Big Dog insists the sellers must get the generator fixed. In the meantime, we’ve already checked out of our overpriced hotel room and are waiting in the lobby. The longer we wait, the worse the weather getts. What was sparkly clear the day before is a mean gray today, with snow flurries daring you to step out.
What will happen next. Do we still buy this unknown and drive it into more unknown? (I wanted an adventure!) Do we bail from this sale, rent a car and drive it across the country? Do we just check back into our room, go online and book ourselves a flight to Somewhere/Anywhere Warm?
The sellers finally return. With a new house battery (it was dead – which was why none of the lights worked) and the generator fixed. The “son-in-law” shows me that the stove top works. We still don’t know about the water systems but Big Dog gets the sellers to agree to pay for any repairs on it that need to be done on the plumbing.
With that, we say our goodbyes and good lucks and take off. It’s snowing pretty steadily, so Big Dog takes it nice and easy. So easy, in fact, that huge rigs are passing us on the highway. Thankfully the traffic gets lighter as we move away from Chicago.
This is Route 66! Too bad you can’t see anything for the snow. There are giant windmills on the side and Big Dog says “Aren’t those the ones we saw from the air?” but I remember seeing a whole field of them from the air, not just 3 or 4. Turns out there IS a whole field of them. You just can’t see them through the snow.
The land is flat. Very flat. Right now, that’s a Very Good Thing.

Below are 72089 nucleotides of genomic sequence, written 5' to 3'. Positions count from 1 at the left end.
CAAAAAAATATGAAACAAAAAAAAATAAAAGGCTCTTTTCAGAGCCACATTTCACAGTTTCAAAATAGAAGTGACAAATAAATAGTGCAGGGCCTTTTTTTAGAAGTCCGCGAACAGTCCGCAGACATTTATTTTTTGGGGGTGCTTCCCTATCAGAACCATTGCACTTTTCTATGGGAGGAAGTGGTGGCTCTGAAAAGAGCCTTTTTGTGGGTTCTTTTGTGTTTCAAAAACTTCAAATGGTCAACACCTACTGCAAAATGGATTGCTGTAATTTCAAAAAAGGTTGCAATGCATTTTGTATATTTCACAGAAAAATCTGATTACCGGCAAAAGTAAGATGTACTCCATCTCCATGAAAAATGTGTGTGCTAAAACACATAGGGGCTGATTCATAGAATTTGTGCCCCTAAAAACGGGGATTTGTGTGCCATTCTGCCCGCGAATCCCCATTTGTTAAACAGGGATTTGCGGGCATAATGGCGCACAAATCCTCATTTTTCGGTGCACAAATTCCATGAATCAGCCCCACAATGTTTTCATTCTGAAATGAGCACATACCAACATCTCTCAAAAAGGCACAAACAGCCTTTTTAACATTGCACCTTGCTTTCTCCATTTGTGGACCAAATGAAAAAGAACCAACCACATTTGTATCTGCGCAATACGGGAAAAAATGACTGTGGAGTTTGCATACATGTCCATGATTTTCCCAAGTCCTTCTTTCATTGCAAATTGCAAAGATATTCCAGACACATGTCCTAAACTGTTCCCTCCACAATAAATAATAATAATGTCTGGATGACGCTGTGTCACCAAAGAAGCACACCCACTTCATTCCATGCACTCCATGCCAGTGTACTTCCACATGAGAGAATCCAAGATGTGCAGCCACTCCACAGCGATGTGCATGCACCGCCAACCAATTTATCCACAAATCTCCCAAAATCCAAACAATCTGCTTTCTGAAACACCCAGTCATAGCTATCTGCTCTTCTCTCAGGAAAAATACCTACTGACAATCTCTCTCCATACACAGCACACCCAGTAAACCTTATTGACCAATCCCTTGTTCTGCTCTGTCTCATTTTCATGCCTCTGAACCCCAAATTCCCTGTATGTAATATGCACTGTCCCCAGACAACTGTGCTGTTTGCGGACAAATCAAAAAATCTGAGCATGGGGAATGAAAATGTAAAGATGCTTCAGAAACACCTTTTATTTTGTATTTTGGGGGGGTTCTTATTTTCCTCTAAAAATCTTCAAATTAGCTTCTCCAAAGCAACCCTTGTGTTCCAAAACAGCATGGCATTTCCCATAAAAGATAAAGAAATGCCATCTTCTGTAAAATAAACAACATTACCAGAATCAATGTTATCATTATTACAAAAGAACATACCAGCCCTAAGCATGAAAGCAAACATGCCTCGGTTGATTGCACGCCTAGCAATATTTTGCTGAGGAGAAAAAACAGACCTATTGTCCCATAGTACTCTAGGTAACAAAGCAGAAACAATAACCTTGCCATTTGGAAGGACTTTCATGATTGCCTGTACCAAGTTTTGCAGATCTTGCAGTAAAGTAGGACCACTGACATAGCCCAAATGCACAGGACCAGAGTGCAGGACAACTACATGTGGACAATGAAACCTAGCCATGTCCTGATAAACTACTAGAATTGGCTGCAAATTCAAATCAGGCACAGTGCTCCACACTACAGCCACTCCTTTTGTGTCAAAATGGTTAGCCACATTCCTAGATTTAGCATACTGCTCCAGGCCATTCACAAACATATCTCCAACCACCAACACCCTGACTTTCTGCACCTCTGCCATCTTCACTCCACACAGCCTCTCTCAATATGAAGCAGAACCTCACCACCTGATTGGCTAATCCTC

We pass Wilmington and onto to Bloomington, a town with several colleges. We read that it is “greasy.” Hmmm.
It is already in the late afternoon and there’s a Motel 6 in Normal, nearby. I navigate Big Dog straight to it but miss the driveway and have to go back around in the snow, then up a snowy driveway to the motel office. Crunch, crunch, crunch.
While Big Dog’s setting things up in the rig – we had only quickly thrown in our luggage earlier – I walk to the Circle K next door to get beer. Crunch, crunch, crunch. Crunching through more cold, crunchy snow. Just the short jaunt from the motel to the mini-mart next door freezes my butt off.
“Maybe it’s too cold for beer,” I joke with the cashier at the mini-mart. He’s a nice looking African American man – a student? – there is nothing “greasy” feeling about either the store or the staff.
Back in the room, we are both glued to the Weather Channel, pulling ourselves away to have a quick bite at a Denny’s across the street. Big Dog has country-fried steak and I order a Cobb salad. Being used to those horse-sized salads they serve in California, this one looks downright skimpy.
“Look at the people here,” I whisper to Big Dog. “They look exactly like the customers at Denny’s in Waikiki.”
Motel 6. Circle K. Denny’s. This is Middle America. This is the Heartland. We are the not-so-normal people in oh-so-normal Normal.